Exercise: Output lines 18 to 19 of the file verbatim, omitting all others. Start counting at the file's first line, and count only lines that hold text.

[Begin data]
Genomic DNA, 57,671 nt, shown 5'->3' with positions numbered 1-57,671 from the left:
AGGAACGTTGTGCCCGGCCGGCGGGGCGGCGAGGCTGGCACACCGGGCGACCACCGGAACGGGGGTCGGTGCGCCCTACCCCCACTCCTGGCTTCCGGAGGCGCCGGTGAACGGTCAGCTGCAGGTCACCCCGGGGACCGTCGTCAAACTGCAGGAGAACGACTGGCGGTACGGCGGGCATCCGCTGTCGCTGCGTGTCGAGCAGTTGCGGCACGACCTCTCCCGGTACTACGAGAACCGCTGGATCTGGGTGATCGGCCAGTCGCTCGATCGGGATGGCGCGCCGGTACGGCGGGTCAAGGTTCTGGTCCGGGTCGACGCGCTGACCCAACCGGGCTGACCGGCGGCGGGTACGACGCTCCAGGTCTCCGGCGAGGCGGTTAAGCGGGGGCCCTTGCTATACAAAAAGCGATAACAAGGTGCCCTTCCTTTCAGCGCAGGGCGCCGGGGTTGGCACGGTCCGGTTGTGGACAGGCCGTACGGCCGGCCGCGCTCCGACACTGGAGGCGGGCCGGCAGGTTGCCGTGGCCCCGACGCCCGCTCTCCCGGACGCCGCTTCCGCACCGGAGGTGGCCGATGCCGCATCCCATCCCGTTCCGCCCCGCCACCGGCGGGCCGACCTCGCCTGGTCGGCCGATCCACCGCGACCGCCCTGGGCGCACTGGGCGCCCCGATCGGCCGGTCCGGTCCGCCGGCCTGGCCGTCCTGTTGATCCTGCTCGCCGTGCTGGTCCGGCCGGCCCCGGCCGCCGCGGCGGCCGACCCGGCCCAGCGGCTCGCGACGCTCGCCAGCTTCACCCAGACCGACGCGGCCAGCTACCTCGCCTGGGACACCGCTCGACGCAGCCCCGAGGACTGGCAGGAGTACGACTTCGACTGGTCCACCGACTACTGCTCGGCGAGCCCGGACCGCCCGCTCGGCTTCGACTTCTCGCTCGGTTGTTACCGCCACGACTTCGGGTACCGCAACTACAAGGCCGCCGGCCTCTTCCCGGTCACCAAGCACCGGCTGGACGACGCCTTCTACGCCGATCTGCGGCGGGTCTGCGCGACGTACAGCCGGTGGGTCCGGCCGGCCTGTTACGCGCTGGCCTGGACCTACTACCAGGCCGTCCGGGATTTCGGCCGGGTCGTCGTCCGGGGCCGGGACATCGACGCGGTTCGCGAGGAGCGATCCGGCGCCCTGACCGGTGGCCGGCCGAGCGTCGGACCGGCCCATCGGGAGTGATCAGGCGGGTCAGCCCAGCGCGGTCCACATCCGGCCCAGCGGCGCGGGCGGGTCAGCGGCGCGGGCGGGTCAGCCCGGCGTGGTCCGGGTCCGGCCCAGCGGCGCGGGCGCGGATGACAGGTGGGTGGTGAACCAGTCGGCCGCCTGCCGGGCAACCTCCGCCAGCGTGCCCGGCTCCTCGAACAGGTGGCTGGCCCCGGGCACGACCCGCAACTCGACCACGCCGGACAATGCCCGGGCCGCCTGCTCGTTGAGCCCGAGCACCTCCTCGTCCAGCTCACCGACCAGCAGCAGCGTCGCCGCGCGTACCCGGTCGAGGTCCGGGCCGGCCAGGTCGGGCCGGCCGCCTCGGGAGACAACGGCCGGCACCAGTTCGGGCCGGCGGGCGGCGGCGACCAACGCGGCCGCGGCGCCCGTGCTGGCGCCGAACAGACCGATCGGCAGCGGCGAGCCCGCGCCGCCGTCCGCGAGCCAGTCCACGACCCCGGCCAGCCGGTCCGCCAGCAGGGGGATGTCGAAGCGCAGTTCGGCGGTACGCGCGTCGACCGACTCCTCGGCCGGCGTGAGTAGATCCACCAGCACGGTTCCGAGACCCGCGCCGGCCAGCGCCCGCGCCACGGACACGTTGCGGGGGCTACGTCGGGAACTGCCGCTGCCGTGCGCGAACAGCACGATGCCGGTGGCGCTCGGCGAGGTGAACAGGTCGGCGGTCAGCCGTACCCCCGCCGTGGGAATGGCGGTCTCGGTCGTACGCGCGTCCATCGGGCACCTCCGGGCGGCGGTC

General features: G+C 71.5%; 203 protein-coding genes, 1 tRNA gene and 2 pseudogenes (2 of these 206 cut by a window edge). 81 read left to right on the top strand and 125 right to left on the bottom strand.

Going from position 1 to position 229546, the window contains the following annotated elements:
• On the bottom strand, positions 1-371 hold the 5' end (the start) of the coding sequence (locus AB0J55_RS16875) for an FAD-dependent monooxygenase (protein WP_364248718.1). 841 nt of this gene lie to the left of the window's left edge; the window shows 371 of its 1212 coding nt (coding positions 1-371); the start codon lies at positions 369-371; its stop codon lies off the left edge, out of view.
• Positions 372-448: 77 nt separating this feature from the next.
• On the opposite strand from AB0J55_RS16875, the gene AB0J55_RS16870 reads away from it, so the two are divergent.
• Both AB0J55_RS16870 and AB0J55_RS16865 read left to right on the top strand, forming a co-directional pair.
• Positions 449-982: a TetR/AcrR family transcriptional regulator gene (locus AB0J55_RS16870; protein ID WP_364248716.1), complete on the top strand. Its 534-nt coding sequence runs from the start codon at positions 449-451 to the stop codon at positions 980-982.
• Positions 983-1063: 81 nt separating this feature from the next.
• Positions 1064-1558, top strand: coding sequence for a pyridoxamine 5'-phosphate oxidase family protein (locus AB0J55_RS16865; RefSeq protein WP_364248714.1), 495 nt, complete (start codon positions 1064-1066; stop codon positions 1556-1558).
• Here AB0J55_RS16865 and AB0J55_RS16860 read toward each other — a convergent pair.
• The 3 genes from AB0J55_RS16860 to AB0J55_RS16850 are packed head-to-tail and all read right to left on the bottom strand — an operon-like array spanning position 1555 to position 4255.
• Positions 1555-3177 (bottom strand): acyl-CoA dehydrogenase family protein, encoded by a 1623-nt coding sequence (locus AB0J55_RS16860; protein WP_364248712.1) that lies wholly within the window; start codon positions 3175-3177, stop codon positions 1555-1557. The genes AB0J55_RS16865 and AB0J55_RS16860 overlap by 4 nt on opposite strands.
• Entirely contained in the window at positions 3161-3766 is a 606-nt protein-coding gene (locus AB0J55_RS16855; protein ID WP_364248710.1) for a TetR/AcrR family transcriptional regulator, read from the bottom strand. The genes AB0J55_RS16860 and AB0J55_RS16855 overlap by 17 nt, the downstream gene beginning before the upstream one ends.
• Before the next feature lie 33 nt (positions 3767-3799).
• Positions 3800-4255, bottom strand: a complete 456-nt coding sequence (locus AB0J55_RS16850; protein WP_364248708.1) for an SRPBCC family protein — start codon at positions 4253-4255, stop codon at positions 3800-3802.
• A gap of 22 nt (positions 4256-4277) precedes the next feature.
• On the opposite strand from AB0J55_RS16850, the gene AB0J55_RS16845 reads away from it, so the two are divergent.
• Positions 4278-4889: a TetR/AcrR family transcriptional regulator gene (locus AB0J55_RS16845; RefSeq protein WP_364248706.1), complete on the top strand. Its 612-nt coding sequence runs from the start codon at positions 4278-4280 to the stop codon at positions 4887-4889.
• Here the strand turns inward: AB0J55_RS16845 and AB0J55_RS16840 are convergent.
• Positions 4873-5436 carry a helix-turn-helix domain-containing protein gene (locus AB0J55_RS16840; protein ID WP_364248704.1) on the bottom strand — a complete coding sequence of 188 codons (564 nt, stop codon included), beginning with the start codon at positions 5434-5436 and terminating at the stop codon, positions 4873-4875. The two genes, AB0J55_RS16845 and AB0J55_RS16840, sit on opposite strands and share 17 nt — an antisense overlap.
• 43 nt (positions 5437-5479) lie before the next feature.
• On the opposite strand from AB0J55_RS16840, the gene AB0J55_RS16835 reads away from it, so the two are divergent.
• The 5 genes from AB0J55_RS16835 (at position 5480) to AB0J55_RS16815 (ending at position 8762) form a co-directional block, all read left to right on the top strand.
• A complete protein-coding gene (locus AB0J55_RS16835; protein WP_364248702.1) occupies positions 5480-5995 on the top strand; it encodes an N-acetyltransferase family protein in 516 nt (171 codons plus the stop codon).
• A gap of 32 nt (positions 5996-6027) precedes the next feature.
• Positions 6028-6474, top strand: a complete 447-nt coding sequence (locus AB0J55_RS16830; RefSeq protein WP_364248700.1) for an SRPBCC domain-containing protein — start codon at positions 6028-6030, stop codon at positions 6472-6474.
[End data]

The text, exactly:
• A gap of 22 nt (positions 4256-4277) precedes the next feature.
• On the opposite strand from AB0J55_RS16850, the gene AB0J55_RS16845 reads away from it, so the two are divergent.